SITC Ideas in Action Newsletter
SITC Student Contests

Have you heard the news? We’ve launched our new essay and video contests, and this year—for the first time ever—we’re providing students with three topics to choose from! We're giving giving away $25,000 in cash awards to students & teachers!

Here's Even More Great News! We're now offering separate essay and video contests for middle school students— increasing their chances of winning a prize!

Free Classroom DVDs: For over a decade, we’ve provided educators with DVDs curated specifically for the classroom. We stopped creating these to focus on our streaming videos and other online resources, however for a limited time you can still order past editions—100% free, including the shipping. But hurry—they’re only available through the end of the year!

Both Sides: Stimulus and Inflation

Both Sides: Stimulus and Inflation: What exactly is inflation? Do stimulus checks help to stimulate the economy? If spending money is good, why doesn’t the government keep printing money to give to people? Watch our latest Both Sides installment and discuss this important issue with your classroom.

Both Sides: How is Climate Change Impacting Hurricanes?: Is global warming leading to more hurricanes? Will reducing carbon emissions help us in the long-run? Is it more important to focus on global warming, or should we focus on the impact of global poverty? Can we do both? These videos can lead to engaging classroom conversations on climate change.

Little Pink House

Enough Crony Capitalism: Why would a company want its industry regulated? What effect does lobbying have on economic policy? What really drives lobbying—the government having too much power over businesses or businesses seeking to limit competition? In this video, John Stossel examines the motivations behind cronyism. Watch with your students and discuss!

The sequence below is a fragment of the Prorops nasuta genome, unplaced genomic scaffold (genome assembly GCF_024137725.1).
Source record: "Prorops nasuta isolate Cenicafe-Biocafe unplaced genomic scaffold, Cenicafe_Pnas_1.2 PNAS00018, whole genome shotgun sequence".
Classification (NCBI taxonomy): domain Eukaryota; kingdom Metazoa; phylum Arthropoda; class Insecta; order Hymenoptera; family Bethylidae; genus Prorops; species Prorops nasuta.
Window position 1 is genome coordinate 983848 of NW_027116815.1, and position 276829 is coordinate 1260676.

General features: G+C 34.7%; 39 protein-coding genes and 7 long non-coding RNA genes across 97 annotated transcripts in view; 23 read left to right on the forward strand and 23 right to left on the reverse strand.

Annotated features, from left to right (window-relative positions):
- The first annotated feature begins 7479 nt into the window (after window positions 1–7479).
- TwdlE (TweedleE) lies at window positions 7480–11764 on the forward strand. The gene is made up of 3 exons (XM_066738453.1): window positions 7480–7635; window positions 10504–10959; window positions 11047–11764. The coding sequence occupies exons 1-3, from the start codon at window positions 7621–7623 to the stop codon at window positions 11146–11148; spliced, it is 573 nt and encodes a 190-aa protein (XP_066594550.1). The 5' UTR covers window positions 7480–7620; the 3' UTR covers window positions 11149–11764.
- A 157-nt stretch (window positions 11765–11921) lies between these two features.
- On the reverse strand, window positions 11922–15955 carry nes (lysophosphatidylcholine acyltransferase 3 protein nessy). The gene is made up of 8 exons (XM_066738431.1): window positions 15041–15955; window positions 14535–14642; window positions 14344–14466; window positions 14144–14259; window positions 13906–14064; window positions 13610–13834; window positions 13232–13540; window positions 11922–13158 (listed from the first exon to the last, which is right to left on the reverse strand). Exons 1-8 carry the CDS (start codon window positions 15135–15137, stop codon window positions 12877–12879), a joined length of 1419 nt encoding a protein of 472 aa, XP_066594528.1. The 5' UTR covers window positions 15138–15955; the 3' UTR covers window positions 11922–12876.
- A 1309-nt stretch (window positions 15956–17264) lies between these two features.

Finding Freedom: Escape from North Korea: What is freedom & how important is it? People use the word freedom differently, but when we look at North Korea, there's little disagreement that their citizens are not free. Watch our video about one person's escape, then discuss the meaning and value of freedom with your students.

John Stossel on Coronavirus Censorship: Have you used our columns in your classroom? Stossel in the Classroom has a selection of columns specifically chosen with you and your students in mind. Check out one of his latest pieces about Coronavirus Censorship and the impact of political bias on the distribution of information.

FIRE Annual High School Essay Contest: The nonpartisan Foundation for Individual Rights (FIRE), which defends Constitutional freedoms on campus, is now accepting entries into its annual Free Speech Essay Contest, open to current high school juniors and seniors. First Prize is $10,000! Entries are due by midnight December 31. This year's prompt is: In a persuasive letter or essay, convince your peers that free-speech is a better idea than censorship.

Using Dystopian Literature to Teach the Bill of Rights: Do you use literature to bring ideas to life in your classroom? Dystopian literature is a great way to make abstract political ideas more concrete for students. Here, Edutopia discusses how to help students compare the freedoms lost in dystopian novels with the freedoms secured in the Bill of Rights.

Common Sense Media Free PDs

My Philosophy for a Happy Life: In this Ted Talks, student Sam Burns shared his philosophy for living a happy life, despite his personal struggle with the rare genetic disease—progeria. In his talk, given shortly before his death in 2014, Sam discussed how continuing to focus on his goals and dreams kept him inspired, and how surrounding himself with his friends and family and appreciating those he loved brought value to his life. Watch with your students today.


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